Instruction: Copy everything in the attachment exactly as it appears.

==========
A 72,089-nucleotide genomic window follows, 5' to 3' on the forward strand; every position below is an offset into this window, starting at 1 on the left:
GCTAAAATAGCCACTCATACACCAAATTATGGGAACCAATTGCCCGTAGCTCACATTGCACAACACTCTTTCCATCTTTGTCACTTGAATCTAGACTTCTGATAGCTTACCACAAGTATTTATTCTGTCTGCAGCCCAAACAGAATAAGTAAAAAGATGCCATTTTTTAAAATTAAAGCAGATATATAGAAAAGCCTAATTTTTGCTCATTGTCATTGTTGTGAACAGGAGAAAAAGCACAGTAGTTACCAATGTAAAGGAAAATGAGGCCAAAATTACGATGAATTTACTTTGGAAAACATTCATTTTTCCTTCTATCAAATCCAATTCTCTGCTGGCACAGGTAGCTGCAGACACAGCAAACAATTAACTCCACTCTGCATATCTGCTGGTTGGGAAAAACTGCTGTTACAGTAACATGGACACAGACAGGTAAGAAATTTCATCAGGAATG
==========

A 72,089-nucleotide genomic window follows, 5' to 3' on the forward strand; every position below is an offset into this window, starting at 1 on the left:
GCTAAAATAGCCACTCATACACCAAATTATGGGAACCAATTGCCCGTAGCTCACATTGCACAACACTCTTTCCATCTTTGTCACTTGAATCTAGACTTCTGATAGCTTACCACAAGTATTTATTCTGTCTGCAGCCCAAACAGAATAAGTAAAAAGATGCCATTTTTTAAAATTAAAGCAGATATATAGAAAAGCCTAATTTTTGCTCATTGTCATTGTTGTGAACAGGAGAAAAAGCACAGTAGTTACCAATGTAAAGGAAAATGAGGCCAAAATTACGATGAATTTACTTTGGAAAACATTCATTTTTCCTTCTATCAAATCCAATTCTCTGCTGGCACAGGTAGCTGCAGACACAGCAAACAATTAACTCCACTCTGCATATCTGCTGGTTGGGAAAAACTGCTGTTACAGTAACATGGACACAGACAGGTAAGAAATTTCATCAGGAATG